I'm barely smarter than an almost three-year-old let alone a 5th grader. My daughter has become a force to be reckoned with. Send her in to do peace negotiations, Mr. President, because she'll have everyone nodding in agreement for candy on the potty, dessert with no dinner, and Backyardigans all day long.
I should have known that something was up when she slept until 9am for the last few days. She'd wake up chattering non-stop, catching me fully off guard and duping me into allowing her to sample my lip gloss as mirror paint.
"But look at my beauuuuuutiful decorations mommy" she said, complete with a hand and arm flourish.
This is what happens with your smart child nears three and you have a baby that takes up a ton of your time and attention.
The lovely little girl we used to be able to leave alone to play with her dollhouse has now been found cutting Slut-barbie's hair and giving little passing kicks to the pain in the ass cats as they walk by (I can't really fault her on those). She can talk her way out of anything we ask her to do, she often totally ignores us when we talk to her, and her negotiation skills are unmatched.
When told that she could not bring home a toy from K-mart because she already had enough toys, she responded "You can give my toys back to the other children and then I can bring this one home." Then when told that she could buy the toy with her own money if she behaved herself she replied "I don't want to use my money, mommy. I want to use your money."
The woman behind me even commented "Oh. She's good."
Her cuteness is now accessorized with red horns and a pointy tail.
Our situation is not ideal -- my desire to be the one keeping order and maintaining some type of schedule has gone to the wayside thanks to a baby who prefers the sling and bouncy ball for his naps. Her non-stop and often repetitive chatter, mainly to make sure I've heard about her desire to wear every single shirt in my closet to her "beautimous ball" can be dizzying at times. My tone moves way more quickly to firm and stern than I ever thought. And I've been on the verge of losing my temper with her, grabbing her a bit sharply from her dinner seat to take her to time out.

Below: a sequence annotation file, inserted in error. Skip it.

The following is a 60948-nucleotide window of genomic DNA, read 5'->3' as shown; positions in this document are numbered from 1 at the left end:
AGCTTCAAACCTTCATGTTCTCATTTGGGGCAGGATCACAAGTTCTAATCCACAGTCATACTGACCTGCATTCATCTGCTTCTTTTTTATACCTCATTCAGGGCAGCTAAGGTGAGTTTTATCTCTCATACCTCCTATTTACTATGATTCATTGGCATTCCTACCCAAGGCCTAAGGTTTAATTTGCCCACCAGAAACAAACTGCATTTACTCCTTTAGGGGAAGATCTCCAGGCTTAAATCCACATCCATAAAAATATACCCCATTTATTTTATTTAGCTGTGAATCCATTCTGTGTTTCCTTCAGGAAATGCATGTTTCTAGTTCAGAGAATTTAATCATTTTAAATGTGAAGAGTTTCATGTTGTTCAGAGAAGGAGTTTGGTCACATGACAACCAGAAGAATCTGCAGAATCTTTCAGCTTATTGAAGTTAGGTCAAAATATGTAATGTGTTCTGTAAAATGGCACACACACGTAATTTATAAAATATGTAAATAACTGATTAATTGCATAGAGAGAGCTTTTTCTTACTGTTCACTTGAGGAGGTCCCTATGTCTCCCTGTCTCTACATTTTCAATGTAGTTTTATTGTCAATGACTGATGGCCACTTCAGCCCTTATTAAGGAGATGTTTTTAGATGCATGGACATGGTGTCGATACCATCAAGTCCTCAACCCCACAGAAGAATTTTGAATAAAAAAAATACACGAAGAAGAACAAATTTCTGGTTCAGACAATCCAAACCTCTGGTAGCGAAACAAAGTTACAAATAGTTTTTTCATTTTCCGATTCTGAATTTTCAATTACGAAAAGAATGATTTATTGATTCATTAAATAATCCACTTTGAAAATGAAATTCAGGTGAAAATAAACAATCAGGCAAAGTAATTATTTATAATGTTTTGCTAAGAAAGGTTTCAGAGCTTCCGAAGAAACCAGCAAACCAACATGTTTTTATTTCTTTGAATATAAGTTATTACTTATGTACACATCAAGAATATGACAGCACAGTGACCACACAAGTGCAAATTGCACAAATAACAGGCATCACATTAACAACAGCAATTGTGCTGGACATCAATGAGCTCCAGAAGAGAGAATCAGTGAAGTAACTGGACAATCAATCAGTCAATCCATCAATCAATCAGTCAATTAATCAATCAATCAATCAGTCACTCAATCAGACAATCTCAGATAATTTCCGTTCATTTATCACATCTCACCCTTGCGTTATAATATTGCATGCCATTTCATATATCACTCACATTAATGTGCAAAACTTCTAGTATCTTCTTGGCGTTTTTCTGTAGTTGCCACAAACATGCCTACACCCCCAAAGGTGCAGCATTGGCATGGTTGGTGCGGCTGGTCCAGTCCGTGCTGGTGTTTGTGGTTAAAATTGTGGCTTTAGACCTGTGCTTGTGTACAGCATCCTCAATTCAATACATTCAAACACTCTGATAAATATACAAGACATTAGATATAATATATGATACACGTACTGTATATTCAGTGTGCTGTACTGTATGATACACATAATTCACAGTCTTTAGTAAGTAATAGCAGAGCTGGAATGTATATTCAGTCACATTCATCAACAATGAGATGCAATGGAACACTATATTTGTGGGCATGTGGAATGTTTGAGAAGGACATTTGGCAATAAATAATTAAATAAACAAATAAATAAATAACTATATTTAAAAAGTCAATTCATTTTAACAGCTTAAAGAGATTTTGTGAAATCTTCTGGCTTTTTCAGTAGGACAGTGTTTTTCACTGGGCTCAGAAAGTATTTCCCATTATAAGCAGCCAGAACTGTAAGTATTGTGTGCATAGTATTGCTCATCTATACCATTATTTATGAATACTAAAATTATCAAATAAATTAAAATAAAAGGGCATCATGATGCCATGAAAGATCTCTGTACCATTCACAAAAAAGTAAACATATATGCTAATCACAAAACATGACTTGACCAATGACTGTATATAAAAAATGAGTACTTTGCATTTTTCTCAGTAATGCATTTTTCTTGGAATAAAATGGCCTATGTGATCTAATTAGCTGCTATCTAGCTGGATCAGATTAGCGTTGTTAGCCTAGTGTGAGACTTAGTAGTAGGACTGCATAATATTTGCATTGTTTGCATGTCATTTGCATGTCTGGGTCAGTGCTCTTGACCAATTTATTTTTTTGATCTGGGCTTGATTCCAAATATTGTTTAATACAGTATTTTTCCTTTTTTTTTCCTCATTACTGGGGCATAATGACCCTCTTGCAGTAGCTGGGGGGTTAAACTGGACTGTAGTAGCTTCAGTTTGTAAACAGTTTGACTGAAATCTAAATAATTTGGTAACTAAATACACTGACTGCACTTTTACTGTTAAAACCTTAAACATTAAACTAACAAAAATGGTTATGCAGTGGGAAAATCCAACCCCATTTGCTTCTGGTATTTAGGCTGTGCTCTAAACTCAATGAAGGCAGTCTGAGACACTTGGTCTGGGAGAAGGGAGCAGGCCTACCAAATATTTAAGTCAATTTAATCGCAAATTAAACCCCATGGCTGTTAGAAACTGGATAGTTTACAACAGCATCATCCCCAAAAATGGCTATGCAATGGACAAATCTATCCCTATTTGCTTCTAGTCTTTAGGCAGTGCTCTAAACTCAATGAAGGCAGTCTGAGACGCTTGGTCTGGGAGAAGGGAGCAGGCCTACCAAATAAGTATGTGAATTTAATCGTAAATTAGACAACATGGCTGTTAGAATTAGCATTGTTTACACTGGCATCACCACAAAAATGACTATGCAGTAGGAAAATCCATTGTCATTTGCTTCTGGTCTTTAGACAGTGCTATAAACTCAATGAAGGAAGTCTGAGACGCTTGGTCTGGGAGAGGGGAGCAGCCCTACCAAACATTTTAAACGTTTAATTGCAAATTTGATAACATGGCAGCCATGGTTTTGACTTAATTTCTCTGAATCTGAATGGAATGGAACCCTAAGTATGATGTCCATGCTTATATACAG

I'm torn between her utter cuteness and hilarious commentary, and her often blatant testing of my parental authority. I find myself laughing and crying at the same time. And I feel terribly guilty for not being able to remain as consistent and loving as I know that I'm supposed to be.
It's not pretty.
I was the good parent. I am the good parent. I am A good parent, damnit.
And she's a good kid.
But what is good anyway? I mean, I've decided that the "good" label has done nothing but make it harder to adjust to how she is now -- which certainly isn't bad, but compared to how she was before, it's not so good either. I realize that I've already created a picture of who my daughter is in my head, when really, she's still a painting in progress, creating her own masterpiece that is her own beautiful self by experiencing the world in all her newly wild ways. Her journey for her own goodness has only just begun. And I'm here to guide her, mentor her, and let her paint.
So it is good. It is healthy. And it will pass.
But will someone please come over and tell me that after she has just dumped over the dog food bowl, arranged all my MIL's 147 knick knacks in a row across the living room floor, and peed on the flowers outside because "they needed to be watered from my bum-bum."
Thanks in advance.